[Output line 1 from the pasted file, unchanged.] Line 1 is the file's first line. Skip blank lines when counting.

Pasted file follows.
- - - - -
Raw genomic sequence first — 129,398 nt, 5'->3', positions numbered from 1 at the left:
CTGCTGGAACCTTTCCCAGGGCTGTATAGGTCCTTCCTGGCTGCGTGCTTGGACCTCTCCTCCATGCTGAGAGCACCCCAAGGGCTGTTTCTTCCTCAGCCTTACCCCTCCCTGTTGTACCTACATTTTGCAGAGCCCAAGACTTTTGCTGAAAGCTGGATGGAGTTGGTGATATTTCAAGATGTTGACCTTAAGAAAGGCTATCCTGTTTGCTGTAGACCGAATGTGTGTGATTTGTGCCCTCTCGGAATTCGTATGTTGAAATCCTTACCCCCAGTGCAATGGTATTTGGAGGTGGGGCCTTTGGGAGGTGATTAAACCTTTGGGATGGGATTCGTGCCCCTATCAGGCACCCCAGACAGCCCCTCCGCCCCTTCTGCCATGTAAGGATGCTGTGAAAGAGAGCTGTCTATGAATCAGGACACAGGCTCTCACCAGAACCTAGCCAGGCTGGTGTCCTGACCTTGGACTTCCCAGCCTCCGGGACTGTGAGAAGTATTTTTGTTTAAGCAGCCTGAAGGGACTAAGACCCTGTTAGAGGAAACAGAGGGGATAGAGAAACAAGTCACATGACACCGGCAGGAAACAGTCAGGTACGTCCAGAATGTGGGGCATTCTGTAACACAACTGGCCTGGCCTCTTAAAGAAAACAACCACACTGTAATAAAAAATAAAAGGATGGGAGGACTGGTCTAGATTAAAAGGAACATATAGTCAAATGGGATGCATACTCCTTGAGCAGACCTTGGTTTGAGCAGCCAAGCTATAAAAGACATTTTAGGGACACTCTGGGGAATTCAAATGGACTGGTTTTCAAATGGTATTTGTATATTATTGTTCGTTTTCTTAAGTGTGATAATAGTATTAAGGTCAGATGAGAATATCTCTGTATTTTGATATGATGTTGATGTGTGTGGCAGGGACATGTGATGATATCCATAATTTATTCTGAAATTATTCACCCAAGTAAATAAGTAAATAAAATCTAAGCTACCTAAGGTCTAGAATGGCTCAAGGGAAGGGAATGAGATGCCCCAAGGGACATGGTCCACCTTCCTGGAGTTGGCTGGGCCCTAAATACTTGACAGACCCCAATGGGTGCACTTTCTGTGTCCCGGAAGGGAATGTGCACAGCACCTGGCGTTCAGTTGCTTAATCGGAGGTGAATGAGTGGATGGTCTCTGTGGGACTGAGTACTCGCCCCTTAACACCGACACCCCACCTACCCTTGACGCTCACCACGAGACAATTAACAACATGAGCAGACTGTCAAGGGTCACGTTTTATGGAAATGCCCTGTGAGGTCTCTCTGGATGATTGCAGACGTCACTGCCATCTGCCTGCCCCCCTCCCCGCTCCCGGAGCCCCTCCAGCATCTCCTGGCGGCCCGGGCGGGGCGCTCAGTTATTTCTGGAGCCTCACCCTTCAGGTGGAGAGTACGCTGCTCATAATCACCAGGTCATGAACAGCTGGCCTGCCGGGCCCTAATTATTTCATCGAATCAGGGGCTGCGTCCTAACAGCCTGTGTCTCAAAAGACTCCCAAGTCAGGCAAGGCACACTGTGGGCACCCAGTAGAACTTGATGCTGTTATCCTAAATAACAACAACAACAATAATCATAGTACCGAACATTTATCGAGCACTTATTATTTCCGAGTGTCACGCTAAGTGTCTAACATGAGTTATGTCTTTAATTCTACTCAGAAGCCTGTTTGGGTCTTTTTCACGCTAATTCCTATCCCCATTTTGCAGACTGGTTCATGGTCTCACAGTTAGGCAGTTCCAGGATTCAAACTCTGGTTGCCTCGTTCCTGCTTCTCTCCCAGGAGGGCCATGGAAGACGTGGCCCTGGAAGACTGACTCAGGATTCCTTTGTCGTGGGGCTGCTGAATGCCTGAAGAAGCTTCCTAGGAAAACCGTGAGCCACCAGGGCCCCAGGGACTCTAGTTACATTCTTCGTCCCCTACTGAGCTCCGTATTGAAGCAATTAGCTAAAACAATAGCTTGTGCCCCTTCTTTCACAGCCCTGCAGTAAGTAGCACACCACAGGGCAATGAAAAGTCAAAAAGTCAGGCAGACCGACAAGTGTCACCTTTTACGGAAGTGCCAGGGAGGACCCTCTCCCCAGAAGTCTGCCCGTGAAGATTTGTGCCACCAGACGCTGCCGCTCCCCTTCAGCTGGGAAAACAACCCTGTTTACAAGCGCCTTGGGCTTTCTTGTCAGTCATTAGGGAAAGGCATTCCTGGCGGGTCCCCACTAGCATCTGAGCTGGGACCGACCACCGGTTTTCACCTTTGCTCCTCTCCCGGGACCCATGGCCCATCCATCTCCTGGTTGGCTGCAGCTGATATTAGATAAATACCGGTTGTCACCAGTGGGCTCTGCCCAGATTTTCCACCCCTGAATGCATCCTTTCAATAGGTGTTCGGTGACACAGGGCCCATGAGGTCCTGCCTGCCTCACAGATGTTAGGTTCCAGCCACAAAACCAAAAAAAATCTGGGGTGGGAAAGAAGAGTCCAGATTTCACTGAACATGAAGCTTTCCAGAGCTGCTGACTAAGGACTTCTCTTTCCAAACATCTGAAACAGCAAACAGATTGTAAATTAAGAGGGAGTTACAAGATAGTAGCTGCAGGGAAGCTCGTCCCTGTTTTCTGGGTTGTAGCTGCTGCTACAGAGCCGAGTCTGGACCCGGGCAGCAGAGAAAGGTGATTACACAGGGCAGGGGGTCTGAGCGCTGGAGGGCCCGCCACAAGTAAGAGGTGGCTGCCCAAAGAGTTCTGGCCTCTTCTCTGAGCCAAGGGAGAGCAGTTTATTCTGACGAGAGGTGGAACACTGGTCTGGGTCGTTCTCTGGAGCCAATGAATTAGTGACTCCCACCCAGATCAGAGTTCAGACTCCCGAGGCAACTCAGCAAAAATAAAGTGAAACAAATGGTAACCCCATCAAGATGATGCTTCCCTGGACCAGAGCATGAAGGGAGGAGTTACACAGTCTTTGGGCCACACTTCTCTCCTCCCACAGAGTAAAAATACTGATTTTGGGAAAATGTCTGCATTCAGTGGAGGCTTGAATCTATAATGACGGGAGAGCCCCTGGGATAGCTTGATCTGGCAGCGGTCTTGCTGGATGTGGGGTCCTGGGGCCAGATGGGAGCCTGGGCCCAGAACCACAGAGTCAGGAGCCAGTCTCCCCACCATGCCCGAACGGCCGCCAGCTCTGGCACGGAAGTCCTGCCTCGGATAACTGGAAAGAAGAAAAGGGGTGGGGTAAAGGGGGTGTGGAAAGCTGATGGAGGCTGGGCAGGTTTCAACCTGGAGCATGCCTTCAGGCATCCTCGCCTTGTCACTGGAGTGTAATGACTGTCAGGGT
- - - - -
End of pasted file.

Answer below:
Raw genomic sequence first — 129,398 nt, 5'->3', positions numbered from 1 at the left: